Over the past few years, a number of recent law school grads who are unemployed or underemployed have attempted to sue their alma mater, alleging that the school fraudulently misrepresented employment data. At one point, there were at least 15 lawsuits of the sort. The schools (many of which were, shall we say, not top tier) typically prevailed. Those cases were typically dismissed with logic along the lines of “sure, the data they reported was inflated, incomplete, and bad, but it wasn’t actually fraudulent.” Also, went the holdings in some cases, you are sophisticated enough to know better, even if you perhaps got bad information.
Finally, however, one of these cases is going to go to trial, and the defense turns upon “hey, the ABA told us it was just fine to report our employment statistics this way!”
Anna Alaburda, who graduated from Thomas Jefferson Law School (widely reviled as one of the worst law schools that is still somehow ABA-accredited) about ten years ago, has made it to the trial phase in her suit against the school. She racked up $170K in debt and alleges she has only gotten part time jobs like doc reviews. She filed her suit back in 2011, saying she wouldn’t have gone to Thomas Jefferson but for the allegedly fraudulent job stats. There are other ways in which Thomas Jefferson was no prize:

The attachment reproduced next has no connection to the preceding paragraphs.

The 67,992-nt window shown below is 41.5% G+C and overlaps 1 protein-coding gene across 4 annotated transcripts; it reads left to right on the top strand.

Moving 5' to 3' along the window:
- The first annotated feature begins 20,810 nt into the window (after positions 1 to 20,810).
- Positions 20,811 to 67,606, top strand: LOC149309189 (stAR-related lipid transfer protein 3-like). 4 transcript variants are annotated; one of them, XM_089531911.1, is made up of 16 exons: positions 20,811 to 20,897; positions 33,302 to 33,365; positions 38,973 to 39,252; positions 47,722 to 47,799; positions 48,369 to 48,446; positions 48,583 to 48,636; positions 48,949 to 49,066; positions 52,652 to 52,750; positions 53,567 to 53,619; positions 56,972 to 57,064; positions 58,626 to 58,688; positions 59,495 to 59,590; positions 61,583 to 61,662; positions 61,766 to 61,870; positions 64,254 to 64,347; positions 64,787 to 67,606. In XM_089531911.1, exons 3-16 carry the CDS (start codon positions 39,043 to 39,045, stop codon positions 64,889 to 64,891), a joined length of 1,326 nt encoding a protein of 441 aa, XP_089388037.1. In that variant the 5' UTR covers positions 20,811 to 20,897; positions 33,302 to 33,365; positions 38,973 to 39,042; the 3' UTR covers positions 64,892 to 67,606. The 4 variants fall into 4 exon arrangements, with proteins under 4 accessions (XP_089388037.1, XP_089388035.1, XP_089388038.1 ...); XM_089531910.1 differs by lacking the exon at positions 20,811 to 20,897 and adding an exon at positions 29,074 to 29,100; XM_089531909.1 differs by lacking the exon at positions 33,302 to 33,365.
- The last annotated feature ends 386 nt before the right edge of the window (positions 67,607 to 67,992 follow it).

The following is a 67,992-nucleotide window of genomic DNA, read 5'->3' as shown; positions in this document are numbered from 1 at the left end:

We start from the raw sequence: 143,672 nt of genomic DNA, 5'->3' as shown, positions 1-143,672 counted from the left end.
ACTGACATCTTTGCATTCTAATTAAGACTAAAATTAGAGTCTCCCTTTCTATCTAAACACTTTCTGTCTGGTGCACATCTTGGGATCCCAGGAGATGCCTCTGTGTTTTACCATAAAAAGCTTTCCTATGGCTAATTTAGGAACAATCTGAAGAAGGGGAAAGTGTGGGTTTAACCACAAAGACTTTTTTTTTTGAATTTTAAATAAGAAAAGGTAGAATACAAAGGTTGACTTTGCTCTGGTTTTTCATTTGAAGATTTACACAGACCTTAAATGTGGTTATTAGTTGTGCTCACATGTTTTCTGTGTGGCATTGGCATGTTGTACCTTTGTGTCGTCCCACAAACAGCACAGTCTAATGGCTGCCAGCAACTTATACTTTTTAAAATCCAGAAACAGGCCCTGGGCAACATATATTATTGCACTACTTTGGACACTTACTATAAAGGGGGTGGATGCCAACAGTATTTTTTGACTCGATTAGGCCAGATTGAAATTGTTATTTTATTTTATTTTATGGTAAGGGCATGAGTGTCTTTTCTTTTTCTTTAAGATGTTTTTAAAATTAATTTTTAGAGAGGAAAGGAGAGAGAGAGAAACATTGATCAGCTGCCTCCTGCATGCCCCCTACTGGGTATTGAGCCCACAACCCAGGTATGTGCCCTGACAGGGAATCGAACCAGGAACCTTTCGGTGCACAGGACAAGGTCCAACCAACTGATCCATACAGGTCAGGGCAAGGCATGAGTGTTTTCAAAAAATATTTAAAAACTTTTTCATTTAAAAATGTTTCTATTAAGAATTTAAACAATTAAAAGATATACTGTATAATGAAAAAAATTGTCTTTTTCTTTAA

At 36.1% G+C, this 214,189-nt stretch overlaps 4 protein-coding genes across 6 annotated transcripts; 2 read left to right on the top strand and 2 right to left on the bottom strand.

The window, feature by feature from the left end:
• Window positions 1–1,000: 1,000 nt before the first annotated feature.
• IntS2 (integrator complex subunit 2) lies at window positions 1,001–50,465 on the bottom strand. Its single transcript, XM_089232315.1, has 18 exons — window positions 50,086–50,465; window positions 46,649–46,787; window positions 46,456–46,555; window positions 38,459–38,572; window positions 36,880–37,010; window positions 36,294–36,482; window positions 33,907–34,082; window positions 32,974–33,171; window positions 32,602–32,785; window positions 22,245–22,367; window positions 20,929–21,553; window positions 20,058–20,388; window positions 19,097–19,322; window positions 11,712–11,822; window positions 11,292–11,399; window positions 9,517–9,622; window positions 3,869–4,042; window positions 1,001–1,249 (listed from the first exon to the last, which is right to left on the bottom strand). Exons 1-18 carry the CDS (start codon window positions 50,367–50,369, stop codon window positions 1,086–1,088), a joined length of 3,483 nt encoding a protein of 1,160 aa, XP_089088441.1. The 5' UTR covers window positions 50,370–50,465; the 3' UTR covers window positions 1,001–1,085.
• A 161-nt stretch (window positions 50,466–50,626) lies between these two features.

Thomas Jefferson’s average student indebtedness, then about $137,000 — higher than that at Stanford Law School the same year — was among the highest in the nation. She also pointed to her school’s bar passage rate as consistently lower than 50 percent, which was below the average in California.
Moreover, although legal employment was cratering around 2011, Thomas Jefferson still reported around 92% (!!) full-time employment for grads, a statement distinctly not borne out by the evidence.
Thomas Jefferson’s defense-and one that most law schools could probably lean on-is that they properly provided the employment info that was required by the ABA at that time. (The ABA has since revised and strengthened its requirements.) Even if true, it’s not clear whether that absolves Thomas Jefferson. There is plenty of blame to go around here.
Alaburda is a less than entirely sympathetic plaintiff, having turned down a $60,000/year job shortly after graduation, but her underlying point still may have merit: during the law school boom, which overlapped with the law school employment bust, schools kept enticing people to attend and implying they would get great jobs when they got out. It did not turn out that way for a lot of people and, if Alaburda prevails, there will be a lot more lawsuits.
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